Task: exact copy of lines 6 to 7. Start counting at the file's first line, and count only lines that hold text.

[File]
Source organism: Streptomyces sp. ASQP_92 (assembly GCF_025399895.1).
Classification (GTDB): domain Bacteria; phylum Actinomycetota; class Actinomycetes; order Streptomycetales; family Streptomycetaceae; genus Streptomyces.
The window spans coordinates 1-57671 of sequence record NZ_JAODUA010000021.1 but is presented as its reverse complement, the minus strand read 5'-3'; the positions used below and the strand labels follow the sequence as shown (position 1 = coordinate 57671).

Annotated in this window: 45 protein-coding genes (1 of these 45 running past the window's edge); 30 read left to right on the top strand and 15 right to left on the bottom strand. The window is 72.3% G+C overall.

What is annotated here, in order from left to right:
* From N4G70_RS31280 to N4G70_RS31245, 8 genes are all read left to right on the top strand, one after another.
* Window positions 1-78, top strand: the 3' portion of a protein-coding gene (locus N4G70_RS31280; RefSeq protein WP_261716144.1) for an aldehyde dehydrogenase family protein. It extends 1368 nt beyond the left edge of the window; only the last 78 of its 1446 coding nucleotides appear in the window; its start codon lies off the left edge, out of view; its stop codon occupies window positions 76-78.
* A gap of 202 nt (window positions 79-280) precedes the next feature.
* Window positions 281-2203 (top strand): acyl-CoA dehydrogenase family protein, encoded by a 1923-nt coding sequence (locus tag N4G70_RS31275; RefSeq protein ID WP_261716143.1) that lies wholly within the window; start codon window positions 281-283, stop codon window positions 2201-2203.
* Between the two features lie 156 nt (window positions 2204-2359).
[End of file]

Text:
* From N4G70_RS31280 to N4G70_RS31245, 8 genes are all read left to right on the top strand, one after another.
* Window positions 1-78, top strand: the 3' portion of a protein-coding gene (locus N4G70_RS31280; RefSeq protein WP_261716144.1) for an aldehyde dehydrogenase family protein. It extends 1368 nt beyond the left edge of the window; only the last 78 of its 1446 coding nucleotides appear in the window; its start codon lies off the left edge, out of view; its stop codon occupies window positions 76-78.